Jackson City Council backs legislation that would end discrimination based on hair texture, style

Ward 2 Councilwoman Angelique Lee.
Ward 2 Councilwoman Angelique Lee.(City of Jackson)
Published: Jul. 21, 2021 at 3:42 PM CDT
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JACKSON, Miss. (WLBT) - The 2022 legislative session is still nearly six months away, but the Jackson City Council is sending a strong message that it unanimously backs a bill banning discrimination based on natural hair.

Tuesday, the council unanimously approved a resolution backing The CROWN Act, a measure designed to end discrimination based on hair texture and styles.

CROWN, which means Creating a Respectful and Open World for Natural Hair, has been passed in more than a dozen states

The law prohibits the “denial of employment and educational opportunities because of hair texture or protective hairstyles including braids, locs, twists or bantu knots,” according to

“A lot of times African Americans have been discriminated (against) and denied employment and education based on their hair texture,” said Ward 2 Councilwoman Angelique Lee.

Lee hopes that the resolution will push the legislature to act on a bill that failed to make it out of committee during the session earlier this year.

District 26 Rep. Orlando Paden authored H.B. 1189, which would have prohibited the creation of workplace and school policies that discriminate based on natural hairstyles and would have allowed those discriminated against to file suit.

The measure failed to make it out of the House’s Judiciary B and Workforce Development committees.

Mississippi was one of many states where hair discrimination acts were filed but failed to pass, states.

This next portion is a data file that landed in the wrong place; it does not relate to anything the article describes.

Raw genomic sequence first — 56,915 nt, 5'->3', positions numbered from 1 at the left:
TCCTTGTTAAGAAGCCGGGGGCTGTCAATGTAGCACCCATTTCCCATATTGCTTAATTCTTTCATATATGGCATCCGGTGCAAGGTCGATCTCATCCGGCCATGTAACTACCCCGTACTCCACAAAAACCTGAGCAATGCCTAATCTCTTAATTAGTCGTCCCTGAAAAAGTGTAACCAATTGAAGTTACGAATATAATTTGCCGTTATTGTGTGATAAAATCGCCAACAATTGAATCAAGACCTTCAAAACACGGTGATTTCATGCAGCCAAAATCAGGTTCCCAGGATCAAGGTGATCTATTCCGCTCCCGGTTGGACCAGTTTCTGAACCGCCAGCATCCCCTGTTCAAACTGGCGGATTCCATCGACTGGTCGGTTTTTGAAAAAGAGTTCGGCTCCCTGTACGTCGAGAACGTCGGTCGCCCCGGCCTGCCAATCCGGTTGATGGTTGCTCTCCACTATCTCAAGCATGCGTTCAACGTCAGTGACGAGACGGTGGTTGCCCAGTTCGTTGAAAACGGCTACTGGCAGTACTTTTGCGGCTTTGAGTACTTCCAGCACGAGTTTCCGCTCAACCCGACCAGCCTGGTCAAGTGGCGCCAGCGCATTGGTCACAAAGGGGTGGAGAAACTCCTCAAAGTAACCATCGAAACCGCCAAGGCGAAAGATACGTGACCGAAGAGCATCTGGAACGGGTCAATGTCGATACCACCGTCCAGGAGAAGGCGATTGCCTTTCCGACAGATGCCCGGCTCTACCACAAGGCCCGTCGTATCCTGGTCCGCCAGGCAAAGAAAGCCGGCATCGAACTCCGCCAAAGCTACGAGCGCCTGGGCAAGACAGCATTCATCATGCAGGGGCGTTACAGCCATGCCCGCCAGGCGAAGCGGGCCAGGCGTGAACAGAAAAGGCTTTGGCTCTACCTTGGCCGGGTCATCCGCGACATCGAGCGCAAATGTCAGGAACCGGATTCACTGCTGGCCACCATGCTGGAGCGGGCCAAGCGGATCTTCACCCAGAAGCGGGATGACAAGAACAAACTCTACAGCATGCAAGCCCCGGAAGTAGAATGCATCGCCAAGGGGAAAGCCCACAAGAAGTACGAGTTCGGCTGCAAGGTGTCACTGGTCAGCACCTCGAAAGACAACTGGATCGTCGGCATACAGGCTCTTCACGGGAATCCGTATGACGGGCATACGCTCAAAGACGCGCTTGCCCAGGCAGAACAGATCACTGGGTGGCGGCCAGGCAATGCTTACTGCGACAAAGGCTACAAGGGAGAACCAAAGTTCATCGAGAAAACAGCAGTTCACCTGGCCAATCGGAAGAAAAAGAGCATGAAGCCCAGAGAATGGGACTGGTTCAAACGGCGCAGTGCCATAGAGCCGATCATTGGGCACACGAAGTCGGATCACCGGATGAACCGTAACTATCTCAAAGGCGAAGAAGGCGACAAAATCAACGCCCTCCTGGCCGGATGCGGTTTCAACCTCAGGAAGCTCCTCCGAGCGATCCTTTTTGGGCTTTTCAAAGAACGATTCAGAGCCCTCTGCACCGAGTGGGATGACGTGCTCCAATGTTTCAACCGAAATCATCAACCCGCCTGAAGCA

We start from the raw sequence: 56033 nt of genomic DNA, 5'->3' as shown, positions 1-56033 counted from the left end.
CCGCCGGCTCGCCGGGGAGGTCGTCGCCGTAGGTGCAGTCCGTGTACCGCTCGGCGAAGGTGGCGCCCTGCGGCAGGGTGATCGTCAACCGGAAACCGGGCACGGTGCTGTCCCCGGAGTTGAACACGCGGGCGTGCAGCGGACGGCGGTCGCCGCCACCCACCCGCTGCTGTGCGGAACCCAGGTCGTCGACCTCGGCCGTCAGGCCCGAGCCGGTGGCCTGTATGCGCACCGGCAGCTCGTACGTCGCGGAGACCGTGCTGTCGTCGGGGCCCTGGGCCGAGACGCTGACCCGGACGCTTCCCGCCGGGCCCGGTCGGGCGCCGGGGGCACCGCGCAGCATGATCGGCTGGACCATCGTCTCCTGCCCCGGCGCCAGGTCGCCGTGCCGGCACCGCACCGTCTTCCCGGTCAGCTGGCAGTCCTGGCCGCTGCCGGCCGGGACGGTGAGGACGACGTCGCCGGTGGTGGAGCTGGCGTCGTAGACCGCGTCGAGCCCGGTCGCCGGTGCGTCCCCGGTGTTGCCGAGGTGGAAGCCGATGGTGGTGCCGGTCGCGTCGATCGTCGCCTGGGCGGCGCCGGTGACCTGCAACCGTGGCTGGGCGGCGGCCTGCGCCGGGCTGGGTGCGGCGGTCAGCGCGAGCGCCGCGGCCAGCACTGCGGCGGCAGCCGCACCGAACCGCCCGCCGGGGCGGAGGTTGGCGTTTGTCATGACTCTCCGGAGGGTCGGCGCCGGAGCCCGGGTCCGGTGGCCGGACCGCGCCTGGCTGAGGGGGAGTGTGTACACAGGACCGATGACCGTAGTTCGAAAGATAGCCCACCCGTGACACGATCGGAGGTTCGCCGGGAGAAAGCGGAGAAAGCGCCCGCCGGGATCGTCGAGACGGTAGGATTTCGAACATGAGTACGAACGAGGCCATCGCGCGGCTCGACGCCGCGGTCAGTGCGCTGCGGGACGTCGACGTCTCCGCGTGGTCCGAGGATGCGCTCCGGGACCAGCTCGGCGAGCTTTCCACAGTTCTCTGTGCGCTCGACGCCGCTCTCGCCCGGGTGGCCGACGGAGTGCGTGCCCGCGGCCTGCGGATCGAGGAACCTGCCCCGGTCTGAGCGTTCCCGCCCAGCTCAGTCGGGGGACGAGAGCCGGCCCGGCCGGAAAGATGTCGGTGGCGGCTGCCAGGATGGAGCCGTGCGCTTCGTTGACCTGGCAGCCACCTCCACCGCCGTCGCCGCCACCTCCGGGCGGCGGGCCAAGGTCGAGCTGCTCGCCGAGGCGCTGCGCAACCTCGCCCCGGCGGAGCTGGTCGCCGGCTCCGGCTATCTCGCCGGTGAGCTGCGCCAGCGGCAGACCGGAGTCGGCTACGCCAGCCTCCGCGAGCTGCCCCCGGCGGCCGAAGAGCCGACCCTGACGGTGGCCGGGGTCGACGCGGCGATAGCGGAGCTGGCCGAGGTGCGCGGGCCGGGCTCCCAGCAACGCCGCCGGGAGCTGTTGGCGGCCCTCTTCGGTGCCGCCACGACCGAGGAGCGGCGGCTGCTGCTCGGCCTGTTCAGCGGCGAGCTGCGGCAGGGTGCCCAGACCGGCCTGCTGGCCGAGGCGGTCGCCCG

“As a mother of two Black girls who have natural hair, this is why I brought this forward for all young women who have been discriminated or could possibly be discriminated (against) and men,” she said.

The measure was approved on a 7-0 vote, with the mayor throwing up his hand in a symbolic gesture of support.

“As a son, sibling, and father of women with natural hair, I’ve heard many accounts of discrimination and misunderstanding around the natural texture of people’s hair and how they are treated in the workplace,” Mayor Chokwe Antar Lumumba said.

Ward Four Councilman Brian Grizzell, who joked that even though he was bald, he too was going to back the resolution.

“I remember when I was in business school at Jackson State... we were always taught you were to have a nice, clean low cut. You could have waves, but you dare not have locs. You dare not have twists,” he said. “And ladies, you perm your hair and curl it.

“African Americans were denied admissions into business school because of how they looked,” he said. “I really support this (because) this shows we’ve come a long way.”

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